constants. The only difference of enum's manifest constants is that they 
 are not an lvalue (their address cannot be taken). But that's a 
 *restriction*, it's not a useful property.
 
 The only possible advantage I see is that of optimization: manifest 
 constants do not take up space. But that *hardly* seems significant: 
 manifest constants are usually numeric, and thus occupy about 2-4 bytes 
 each. Even if they are many, in total they are not going to occupy that 
 much space. A string literal can easily occupy as much space as several 
 manifest constants, and they are likely going to be many string literals 
 abound.
 

The space *is* a significant problem apparently. There have been many complaints about the size added to an exe simply by linking in early versions of the Windows headers because of all the constants they define. But I suppose you could also look at that and say "we need to fix the linker & optimizer" instead of "we need to fix the language". --bb
Apr 27 2008
parent reply Don <nospam nospam.com.au> writes:
Bill Baxter wrote:
 Bruno Medeiros wrote:
 Picking up and idea which had crossed my mind, and that Oskar Linde 
 briefly mentioned on the const debacle thread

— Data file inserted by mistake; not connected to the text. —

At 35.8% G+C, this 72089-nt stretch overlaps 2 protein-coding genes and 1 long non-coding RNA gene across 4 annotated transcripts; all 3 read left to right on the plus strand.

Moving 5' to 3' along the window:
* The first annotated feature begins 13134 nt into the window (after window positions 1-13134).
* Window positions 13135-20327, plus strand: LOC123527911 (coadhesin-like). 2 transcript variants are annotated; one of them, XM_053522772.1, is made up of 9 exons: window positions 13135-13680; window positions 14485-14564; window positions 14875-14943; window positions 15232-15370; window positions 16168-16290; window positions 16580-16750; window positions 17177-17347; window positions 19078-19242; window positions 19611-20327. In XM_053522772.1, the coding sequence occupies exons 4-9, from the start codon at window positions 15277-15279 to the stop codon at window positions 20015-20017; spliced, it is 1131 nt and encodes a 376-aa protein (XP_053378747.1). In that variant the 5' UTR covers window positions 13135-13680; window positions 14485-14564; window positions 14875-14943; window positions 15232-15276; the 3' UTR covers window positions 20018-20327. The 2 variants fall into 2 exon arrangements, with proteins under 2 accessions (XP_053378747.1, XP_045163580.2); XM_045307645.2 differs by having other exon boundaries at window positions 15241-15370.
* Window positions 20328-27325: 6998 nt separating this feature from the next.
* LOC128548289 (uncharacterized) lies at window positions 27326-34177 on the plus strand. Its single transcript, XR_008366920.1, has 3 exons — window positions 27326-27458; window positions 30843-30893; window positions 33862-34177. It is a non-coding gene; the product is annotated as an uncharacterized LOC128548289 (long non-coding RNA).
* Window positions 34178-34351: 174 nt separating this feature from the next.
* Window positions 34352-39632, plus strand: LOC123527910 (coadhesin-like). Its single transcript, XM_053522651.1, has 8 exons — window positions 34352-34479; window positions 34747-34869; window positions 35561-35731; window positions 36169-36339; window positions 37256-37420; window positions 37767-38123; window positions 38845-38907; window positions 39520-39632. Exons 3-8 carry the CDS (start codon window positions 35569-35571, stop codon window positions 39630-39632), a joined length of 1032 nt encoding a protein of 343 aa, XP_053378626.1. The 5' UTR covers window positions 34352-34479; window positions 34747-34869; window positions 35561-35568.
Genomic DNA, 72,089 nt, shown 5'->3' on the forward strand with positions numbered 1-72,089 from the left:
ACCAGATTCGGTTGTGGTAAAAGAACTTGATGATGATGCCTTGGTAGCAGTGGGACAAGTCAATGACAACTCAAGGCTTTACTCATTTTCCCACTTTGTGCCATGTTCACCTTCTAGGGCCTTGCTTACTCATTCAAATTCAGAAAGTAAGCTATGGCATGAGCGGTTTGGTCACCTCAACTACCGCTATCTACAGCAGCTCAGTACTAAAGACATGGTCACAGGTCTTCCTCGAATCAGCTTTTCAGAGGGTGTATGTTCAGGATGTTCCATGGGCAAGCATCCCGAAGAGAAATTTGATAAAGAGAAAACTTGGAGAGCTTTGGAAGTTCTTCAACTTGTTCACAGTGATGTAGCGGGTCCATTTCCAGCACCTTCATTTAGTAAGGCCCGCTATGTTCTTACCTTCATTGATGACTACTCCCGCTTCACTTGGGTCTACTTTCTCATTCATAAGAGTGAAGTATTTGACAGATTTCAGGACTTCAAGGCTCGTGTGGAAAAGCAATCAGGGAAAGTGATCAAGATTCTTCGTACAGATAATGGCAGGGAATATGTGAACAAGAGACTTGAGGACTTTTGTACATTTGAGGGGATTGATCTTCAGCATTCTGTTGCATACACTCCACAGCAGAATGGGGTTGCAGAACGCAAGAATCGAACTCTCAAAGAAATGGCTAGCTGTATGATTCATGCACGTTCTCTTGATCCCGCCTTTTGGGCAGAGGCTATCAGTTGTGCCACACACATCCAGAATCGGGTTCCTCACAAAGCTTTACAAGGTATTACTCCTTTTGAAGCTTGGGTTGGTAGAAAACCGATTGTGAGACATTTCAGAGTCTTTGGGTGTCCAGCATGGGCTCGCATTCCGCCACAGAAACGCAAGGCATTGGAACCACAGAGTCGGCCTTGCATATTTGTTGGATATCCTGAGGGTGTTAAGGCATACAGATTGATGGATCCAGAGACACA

(news://news.digitalmars.com:119/fsirc9$2hll$1 digitalmars.com):

 Why do we need enum instead of invariant to declare manifest constants?

 (I have the feeling that this has been discussed before in the 
 manifest constants debate but I can't remember it nor find it)

 An invariant variable offers all the power than enum does for manifest 
 constants. The only difference of enum's manifest constants is that 
 they are not an lvalue (their address cannot be taken). But that's a 
 *restriction*, it's not a useful property.

 The only possible advantage I see is that of optimization: manifest 
 constants do not take up space. But that *hardly* seems significant: 
 manifest constants are usually numeric, and thus occupy about 2-4